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Ohio State looses big piece to rebuilding effort as Daniel Giddens transfers



Ohio State men’s basketball went in to the 2015-16 season knowing it was going to have a transformative season. A key part to its future was supposed to be 4-star center Daniel Giddens.

However, the Buckeyes are apparently back to the drawing board up front as Giddens announced his intention to transfer from the program on Monday.

This past season Giddens averaged 18.1 minutes, 3.8 points, 3.6 rebounds and 1.5 blocks per game in his only season at Ohio State.

Losing any big man is a blow, but one that was a Top 50 player and the No. 8-ranked center in the country after just one season — and not to the NBA — well, that is a massive hit to the depth and strength of any Big Ten program.

For its part, OSU will have a few nice frontcourt pieces coming in to the program for the 2016-17 season in 4-star center Derek Funderburk and 6-10 center Micah Porter, a 3-star recruit. It also will return starting center Trevor Thompson, but it appeared as though Giddens was on his way towards a bigger role in the future.

It was unclear the reason for the transfer request or the destinations Giddens is looking at.

The news got a bit worse later on, as according to another report on Monday night Ohio State is also set to have guard A.J. Harris leave the team. According to the report, this was not a surprise to the staff, as it was described as a “mutual” decision.

Harris averaged just 2.8 points, 1.0 rebounds and 1.7 assists per game while starting four of 35 games and playing 13.7 minutes per contest.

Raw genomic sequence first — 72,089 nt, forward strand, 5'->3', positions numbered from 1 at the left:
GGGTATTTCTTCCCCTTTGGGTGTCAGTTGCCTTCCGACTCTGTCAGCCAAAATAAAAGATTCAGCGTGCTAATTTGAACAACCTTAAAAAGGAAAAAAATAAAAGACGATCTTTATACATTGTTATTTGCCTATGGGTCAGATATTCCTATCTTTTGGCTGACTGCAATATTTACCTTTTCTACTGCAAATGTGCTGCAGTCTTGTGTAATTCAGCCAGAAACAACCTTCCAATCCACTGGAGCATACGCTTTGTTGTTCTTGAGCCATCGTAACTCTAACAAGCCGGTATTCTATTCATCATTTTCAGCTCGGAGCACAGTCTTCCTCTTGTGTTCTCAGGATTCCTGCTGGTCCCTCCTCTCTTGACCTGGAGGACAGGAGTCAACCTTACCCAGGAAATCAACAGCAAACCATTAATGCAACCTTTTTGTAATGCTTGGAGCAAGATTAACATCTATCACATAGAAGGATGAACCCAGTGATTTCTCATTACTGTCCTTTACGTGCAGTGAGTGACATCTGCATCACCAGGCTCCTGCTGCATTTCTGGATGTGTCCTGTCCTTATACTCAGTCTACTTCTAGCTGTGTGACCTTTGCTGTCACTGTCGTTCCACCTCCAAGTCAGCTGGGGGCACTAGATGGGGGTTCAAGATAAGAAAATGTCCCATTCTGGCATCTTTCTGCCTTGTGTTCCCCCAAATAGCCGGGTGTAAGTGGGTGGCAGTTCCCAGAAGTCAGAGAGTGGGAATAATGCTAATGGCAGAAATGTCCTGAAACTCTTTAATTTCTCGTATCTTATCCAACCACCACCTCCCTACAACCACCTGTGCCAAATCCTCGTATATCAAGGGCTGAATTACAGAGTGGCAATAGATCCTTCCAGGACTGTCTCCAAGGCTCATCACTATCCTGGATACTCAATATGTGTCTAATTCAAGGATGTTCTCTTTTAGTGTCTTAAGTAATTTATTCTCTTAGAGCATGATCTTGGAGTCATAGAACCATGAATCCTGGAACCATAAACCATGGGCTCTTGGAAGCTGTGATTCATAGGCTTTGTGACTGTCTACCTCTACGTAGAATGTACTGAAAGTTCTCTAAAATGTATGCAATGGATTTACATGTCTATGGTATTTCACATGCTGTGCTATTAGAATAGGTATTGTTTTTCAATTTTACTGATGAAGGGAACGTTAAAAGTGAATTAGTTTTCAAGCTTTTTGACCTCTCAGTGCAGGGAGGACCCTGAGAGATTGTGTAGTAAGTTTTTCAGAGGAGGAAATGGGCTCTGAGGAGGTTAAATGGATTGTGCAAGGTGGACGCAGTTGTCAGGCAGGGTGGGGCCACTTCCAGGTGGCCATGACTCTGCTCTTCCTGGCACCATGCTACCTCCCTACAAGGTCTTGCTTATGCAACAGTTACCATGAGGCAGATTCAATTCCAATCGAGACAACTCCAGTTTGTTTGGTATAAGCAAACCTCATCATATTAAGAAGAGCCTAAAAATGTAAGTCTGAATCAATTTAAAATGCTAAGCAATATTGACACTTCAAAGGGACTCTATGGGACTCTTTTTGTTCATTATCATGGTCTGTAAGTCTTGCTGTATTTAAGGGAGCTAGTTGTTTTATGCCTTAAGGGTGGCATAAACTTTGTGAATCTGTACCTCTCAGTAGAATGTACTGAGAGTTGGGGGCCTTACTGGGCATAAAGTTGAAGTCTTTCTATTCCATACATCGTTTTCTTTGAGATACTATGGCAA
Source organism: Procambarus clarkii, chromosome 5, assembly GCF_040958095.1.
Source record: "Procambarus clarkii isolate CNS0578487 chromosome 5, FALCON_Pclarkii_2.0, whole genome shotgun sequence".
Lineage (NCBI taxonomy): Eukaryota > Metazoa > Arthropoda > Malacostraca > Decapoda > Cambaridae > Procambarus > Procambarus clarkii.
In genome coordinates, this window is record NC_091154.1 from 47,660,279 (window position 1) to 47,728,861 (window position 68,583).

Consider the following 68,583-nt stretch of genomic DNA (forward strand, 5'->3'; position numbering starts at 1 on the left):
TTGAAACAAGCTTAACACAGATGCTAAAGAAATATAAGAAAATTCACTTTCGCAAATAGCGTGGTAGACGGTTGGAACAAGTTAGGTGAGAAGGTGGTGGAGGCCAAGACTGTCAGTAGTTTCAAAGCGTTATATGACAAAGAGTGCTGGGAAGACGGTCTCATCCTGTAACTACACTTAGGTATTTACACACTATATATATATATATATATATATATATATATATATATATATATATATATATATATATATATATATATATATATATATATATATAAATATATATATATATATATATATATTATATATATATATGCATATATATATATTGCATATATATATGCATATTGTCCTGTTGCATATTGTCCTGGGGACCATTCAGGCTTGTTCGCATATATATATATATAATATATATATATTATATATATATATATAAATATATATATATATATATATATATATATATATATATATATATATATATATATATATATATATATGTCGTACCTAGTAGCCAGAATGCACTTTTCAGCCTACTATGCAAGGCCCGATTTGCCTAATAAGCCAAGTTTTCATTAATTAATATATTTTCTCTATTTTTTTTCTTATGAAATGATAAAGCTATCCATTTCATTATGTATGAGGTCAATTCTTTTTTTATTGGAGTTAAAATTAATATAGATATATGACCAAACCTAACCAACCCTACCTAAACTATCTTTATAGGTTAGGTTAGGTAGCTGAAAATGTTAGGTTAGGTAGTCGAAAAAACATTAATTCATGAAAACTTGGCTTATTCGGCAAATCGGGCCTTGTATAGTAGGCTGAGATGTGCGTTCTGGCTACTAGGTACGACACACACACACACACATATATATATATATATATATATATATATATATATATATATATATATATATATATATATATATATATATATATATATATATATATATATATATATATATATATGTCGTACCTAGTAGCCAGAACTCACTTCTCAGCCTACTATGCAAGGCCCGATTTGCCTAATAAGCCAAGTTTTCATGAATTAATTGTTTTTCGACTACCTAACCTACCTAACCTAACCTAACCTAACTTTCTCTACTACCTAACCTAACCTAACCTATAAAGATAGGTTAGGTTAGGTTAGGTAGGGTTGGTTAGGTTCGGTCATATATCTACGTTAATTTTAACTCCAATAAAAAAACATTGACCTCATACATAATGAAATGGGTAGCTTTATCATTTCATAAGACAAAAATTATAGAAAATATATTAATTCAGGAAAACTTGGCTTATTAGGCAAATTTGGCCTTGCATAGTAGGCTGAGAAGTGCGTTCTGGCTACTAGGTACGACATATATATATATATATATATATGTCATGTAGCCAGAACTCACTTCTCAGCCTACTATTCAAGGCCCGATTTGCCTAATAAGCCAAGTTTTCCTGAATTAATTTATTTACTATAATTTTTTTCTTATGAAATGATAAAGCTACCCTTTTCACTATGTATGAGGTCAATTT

Andy Coppens is the Founder and Publisher of Talking10. He's a member of the Football Writers Association of America (FWAA) and has been covering college sports in some capacity since 2008. You can follow him on Twitter @AndyOnFootball


Butler did it again…as Buckeyes name Chris Holtmann basketball head coach

Ohio State dips in the Butler pool again, tabbing Chris Holtmann to replace Thad Matta.



The last time the Ohio State Buckeyes dipped in to the pool of coaches from Butler it worked out pretty well. Over a decade ago, former Butler and Xavier head coach Thad Matta was named the Buckeyes’ head coach.

His successor comes from the same tree (sorta), as third-year Butler head coach Chris Holtmann has agreed to replace Matta at the helm of Ohio State’s program. According to reports, Holtmann’s contract is for eight years and will pay him about $3.1 million annually.

It’s a big bump in pay for Holtmann, who had just signed a long-term extension with the Bulldogs a few months ago. That deal was set to pay him $1.2 million per year.

Apparently money talks a lot more than honoring your word and contract in this case. It is hard to turn down an extra couple of million a year to be sure, and the move happened quickly. After reports of Greg McDermott and Fred Hoiberg sitting atop the wish list and turning down the Buckeyes, things may have worked out for the best.